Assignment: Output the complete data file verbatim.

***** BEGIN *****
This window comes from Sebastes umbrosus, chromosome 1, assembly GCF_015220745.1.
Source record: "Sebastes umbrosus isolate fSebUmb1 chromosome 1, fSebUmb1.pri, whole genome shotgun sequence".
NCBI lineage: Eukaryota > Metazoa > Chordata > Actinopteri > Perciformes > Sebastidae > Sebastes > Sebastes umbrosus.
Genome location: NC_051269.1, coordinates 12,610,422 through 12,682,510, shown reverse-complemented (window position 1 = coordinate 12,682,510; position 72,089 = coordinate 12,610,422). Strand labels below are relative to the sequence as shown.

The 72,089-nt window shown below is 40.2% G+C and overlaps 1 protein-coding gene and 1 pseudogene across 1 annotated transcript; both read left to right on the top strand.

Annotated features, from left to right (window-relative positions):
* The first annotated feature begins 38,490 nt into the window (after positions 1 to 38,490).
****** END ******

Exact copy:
This window comes from Sebastes umbrosus, chromosome 1, assembly GCF_015220745.1.
Source record: "Sebastes umbrosus isolate fSebUmb1 chromosome 1, fSebUmb1.pri, whole genome shotgun sequence".
NCBI lineage: Eukaryota > Metazoa > Chordata > Actinopteri > Perciformes > Sebastidae > Sebastes > Sebastes umbrosus.
Genome location: NC_051269.1, coordinates 12,610,422 through 12,682,510, shown reverse-complemented (window position 1 = coordinate 12,682,510; position 72,089 = coordinate 12,610,422). Strand labels below are relative to the sequence as shown.

The 72,089-nt window shown below is 40.2% G+C and overlaps 1 protein-coding gene and 1 pseudogene across 1 annotated transcript; both read left to right on the top strand.

Annotated features, from left to right (window-relative positions):
* The first annotated feature begins 38,490 nt into the window (after positions 1 to 38,490).